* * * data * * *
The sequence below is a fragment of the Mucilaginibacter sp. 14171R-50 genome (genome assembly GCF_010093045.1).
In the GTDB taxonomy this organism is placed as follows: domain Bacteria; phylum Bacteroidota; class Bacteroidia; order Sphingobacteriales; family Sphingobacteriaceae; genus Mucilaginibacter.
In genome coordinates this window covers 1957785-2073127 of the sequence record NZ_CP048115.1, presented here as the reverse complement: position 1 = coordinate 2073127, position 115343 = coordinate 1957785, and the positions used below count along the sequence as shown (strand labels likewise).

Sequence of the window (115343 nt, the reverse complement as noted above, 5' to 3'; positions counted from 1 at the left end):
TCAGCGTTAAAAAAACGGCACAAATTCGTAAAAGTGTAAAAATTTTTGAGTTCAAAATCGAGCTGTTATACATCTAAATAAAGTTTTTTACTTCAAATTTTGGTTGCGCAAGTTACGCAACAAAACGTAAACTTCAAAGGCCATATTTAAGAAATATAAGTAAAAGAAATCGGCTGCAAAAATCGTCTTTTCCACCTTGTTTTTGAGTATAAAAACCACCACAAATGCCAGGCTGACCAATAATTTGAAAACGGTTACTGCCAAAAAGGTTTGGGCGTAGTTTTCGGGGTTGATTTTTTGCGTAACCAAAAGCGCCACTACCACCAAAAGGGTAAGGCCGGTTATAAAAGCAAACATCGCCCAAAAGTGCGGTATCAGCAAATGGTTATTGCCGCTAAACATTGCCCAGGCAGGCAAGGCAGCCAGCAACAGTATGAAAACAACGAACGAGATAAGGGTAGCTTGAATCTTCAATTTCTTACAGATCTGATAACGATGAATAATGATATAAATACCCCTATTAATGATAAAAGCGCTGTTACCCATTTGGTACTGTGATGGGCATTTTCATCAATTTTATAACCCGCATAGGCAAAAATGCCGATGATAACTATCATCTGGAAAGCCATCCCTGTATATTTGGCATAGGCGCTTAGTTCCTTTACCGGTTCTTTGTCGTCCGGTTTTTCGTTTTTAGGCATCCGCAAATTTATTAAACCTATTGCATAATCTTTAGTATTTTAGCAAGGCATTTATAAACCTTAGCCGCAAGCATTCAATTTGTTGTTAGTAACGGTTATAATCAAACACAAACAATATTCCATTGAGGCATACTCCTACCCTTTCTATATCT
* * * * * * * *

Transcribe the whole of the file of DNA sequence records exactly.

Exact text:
The sequence below is a fragment of the Mucilaginibacter sp. 14171R-50 genome (genome assembly GCF_010093045.1).
In the GTDB taxonomy this organism is placed as follows: domain Bacteria; phylum Bacteroidota; class Bacteroidia; order Sphingobacteriales; family Sphingobacteriaceae; genus Mucilaginibacter.
In genome coordinates this window covers 1957785-2073127 of the sequence record NZ_CP048115.1, presented here as the reverse complement: position 1 = coordinate 2073127, position 115343 = coordinate 1957785, and the positions used below count along the sequence as shown (strand labels likewise).

Sequence of the window (115343 nt, the reverse complement as noted above, 5' to 3'; positions counted from 1 at the left end):
TCAGCGTTAAAAAAACGGCACAAATTCGTAAAAGTGTAAAAATTTTTGAGTTCAAAATCGAGCTGTTATACATCTAAATAAAGTTTTTTACTTCAAATTTTGGTTGCGCAAGTTACGCAACAAAACGTAAACTTCAAAGGCCATATTTAAGAAATATAAGTAAAAGAAATCGGCTGCAAAAATCGTCTTTTCCACCTTGTTTTTGAGTATAAAAACCACCACAAATGCCAGGCTGACCAATAATTTGAAAACGGTTACTGCCAAAAAGGTTTGGGCGTAGTTTTCGGGGTTGATTTTTTGCGTAACCAAAAGCGCCACTACCACCAAAAGGGTAAGGCCGGTTATAAAAGCAAACATCGCCCAAAAGTGCGGTATCAGCAAATGGTTATTGCCGCTAAACATTGCCCAGGCAGGCAAGGCAGCCAGCAACAGTATGAAAACAACGAACGAGATAAGGGTAGCTTGAATCTTCAATTTCTTACAGATCTGATAACGATGAATAATGATATAAATACCCCTATTAATGATAAAAGCGCTGTTACCCATTTGGTACTGTGATGGGCATTTTCATCAATTTTATAACCCGCATAGGCAAAAATGCCGATGATAACTATCATCTGGAAAGCCATCCCTGTATATTTGGCATAGGCGCTTAGTTCCTTTACCGGTTCTTTGTCGTCCGGTTTTTCGTTTTTAGGCATCCGCAAATTTATTAAACCTATTGCATAATCTTTAGTATTTTAGCAAGGCATTTATAAACCTTAGCCGCAAGCATTCAATTTGTTGTTAGTAACGGTTATAATCAAACACAAACAATATTCCATTGAGGCATACTCCTACCCTTTCTATATCT